TEMPE, Ariz. -- Michael Trout may be a two-time American League Most Valuable Player Award winner and a five-time All-Star, but he's still looking for ways to improve his game.
The Angels' star center fielder arrived to Tempe Diablo Stadium on Saturday ahead of the club's first full-squad workout and said that one of his goals this season is to steal 40 bases. It's a threshold he hasn't reached since stealing 49 as a rookie in 2012.
"I want to maybe try to get 40," Trout said. "It's just goals you can set. You work hard in spring. You set your goals high and see if you can reach them."
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Trout, 25, won his second career AL MVP Award last year after batting .315 with a .991 OPS, 29 home runs, 100 RBIs and 30 stolen bases over 159 games. He has now finished in the top two in the MVP race for five consecutive seasons, a nod to his reputation as the best player in baseball.
While Trout has been consistently excellent in his first five seasons with the Angels, the team has made just one playoff appearance over that span. That run ended with a three-game sweep at the hands of the Royals in the 2014 AL Division Series. In 2016, the Angels were decimated by injuries and finished fourth in the AL West with a 74-88 record.
"We want to win," Trout said. "It's not like we're going out there and trying not to win. The name of the game is staying healthy. When you have a bunch of pitchers go down, and guys in our lineup go down, we just couldn't put it all together. It's frustrating, for sure. You want to get to the playoffs."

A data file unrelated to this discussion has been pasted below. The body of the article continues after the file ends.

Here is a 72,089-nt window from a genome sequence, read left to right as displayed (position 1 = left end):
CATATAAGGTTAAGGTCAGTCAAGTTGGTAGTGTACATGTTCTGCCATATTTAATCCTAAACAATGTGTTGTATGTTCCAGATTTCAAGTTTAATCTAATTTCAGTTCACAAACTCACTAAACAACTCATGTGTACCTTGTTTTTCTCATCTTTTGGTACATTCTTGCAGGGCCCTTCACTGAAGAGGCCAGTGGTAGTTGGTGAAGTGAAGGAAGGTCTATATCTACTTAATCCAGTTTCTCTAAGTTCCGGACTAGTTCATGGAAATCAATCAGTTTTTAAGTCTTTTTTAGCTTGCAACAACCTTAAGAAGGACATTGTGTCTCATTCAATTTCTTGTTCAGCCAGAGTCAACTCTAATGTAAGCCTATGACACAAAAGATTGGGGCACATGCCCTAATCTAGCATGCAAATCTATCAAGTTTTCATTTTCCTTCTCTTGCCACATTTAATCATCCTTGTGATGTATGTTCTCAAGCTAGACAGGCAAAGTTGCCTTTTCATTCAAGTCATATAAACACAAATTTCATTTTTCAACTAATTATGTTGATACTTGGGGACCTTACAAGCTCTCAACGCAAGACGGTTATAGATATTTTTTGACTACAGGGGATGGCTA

Still, general manager Billy Eppler spent much of the offseason reshuffling the roster and building a solid cast of players around Trout in the hopes of putting the Angels back in position to contend. He acquired Danny Espinosa from the Nationals to play second base, Cameron Maybin from the Tigers to fill the vacancy in left field and Martin Maldonado from the Brewers to bolster defense behind the plate. He also signed infielder Luis Valbuena, outfielder Ben Revere and right-hander Jesse Chavez to free-agent contracts to improve the club's depth.
"I love Billy. He's great. He's just trying to do everything he can to help us improve," said Trout, who spent part of his morning introducing himself to his new teammates in the clubhouse. "Our mindset is to get to the playoffs and try to win a ring, obviously."
Trout said he was invited to play for the United States in the World Baseball Classic but declined to participate for "personal" reasons. He intends to follow the United States throughout the tournament though, and said he might take part "down the road."
Trout also debuted a new haircut, trading his usual close-cropped look for a longer fauxhawk.
"Some of my teammates were complaining that I had the same buzz cut since third grade," Trout said. "When [Jered] Weaver was here, he has long hair, obviously, and a couple other guys were growing it out. I was like, 'Hey, maybe I should try it.' [Fiancée] Jess [Cox] liked it, so I decided to keep it."
But that change will be about as drastic as it gets for Trout.
"Mike hasn't changed a bit from the first day he stepped up here on a Major League field," manager Mike Scioscia said. "He probably hasn't changed since he was in high school. We have a lot of guys here who have to come together, and that's part of it. That's him being Mike."